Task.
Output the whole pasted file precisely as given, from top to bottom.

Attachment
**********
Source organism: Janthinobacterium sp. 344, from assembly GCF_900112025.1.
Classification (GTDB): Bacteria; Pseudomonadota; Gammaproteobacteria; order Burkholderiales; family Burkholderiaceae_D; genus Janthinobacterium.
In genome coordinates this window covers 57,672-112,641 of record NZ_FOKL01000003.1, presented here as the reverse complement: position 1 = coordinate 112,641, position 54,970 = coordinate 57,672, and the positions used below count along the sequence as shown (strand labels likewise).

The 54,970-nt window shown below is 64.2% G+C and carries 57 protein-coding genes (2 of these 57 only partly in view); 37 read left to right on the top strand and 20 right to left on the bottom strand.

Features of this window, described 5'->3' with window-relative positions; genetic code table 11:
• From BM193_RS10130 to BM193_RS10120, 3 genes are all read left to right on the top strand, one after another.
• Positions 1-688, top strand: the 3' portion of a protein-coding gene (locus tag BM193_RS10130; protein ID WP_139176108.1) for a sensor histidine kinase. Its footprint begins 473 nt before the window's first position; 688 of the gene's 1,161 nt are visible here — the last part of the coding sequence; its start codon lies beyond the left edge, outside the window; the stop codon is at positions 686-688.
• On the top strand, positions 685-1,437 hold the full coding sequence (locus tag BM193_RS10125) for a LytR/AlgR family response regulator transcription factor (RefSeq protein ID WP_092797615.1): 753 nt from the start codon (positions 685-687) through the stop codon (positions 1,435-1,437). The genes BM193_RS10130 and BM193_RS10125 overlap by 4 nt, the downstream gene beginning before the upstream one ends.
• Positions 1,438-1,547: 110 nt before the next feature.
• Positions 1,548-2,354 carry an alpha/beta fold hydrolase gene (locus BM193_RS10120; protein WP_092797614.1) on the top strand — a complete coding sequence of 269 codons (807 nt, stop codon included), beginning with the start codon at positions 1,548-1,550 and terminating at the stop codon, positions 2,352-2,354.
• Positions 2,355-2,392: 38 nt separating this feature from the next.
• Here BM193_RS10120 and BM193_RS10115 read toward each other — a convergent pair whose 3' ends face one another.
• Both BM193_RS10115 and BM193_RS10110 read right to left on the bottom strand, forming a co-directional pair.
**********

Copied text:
Source organism: Janthinobacterium sp. 344, from assembly GCF_900112025.1.
Classification (GTDB): Bacteria; Pseudomonadota; Gammaproteobacteria; order Burkholderiales; family Burkholderiaceae_D; genus Janthinobacterium.
In genome coordinates this window covers 57,672-112,641 of record NZ_FOKL01000003.1, presented here as the reverse complement: position 1 = coordinate 112,641, position 54,970 = coordinate 57,672, and the positions used below count along the sequence as shown (strand labels likewise).

The 54,970-nt window shown below is 64.2% G+C and carries 57 protein-coding genes (2 of these 57 only partly in view); 37 read left to right on the top strand and 20 right to left on the bottom strand.

Features of this window, described 5'->3' with window-relative positions; genetic code table 11:
• From BM193_RS10130 to BM193_RS10120, 3 genes are all read left to right on the top strand, one after another.
• Positions 1-688, top strand: the 3' portion of a protein-coding gene (locus tag BM193_RS10130; protein ID WP_139176108.1) for a sensor histidine kinase. Its footprint begins 473 nt before the window's first position; 688 of the gene's 1,161 nt are visible here — the last part of the coding sequence; its start codon lies beyond the left edge, outside the window; the stop codon is at positions 686-688.
• On the top strand, positions 685-1,437 hold the full coding sequence (locus tag BM193_RS10125) for a LytR/AlgR family response regulator transcription factor (RefSeq protein ID WP_092797615.1): 753 nt from the start codon (positions 685-687) through the stop codon (positions 1,435-1,437). The genes BM193_RS10130 and BM193_RS10125 overlap by 4 nt, the downstream gene beginning before the upstream one ends.
• Positions 1,438-1,547: 110 nt before the next feature.
• Positions 1,548-2,354 carry an alpha/beta fold hydrolase gene (locus BM193_RS10120; protein WP_092797614.1) on the top strand — a complete coding sequence of 269 codons (807 nt, stop codon included), beginning with the start codon at positions 1,548-1,550 and terminating at the stop codon, positions 2,352-2,354.
• Positions 2,355-2,392: 38 nt separating this feature from the next.
• Here BM193_RS10120 and BM193_RS10115 read toward each other — a convergent pair whose 3' ends face one another.
• Both BM193_RS10115 and BM193_RS10110 read right to left on the bottom strand, forming a co-directional pair.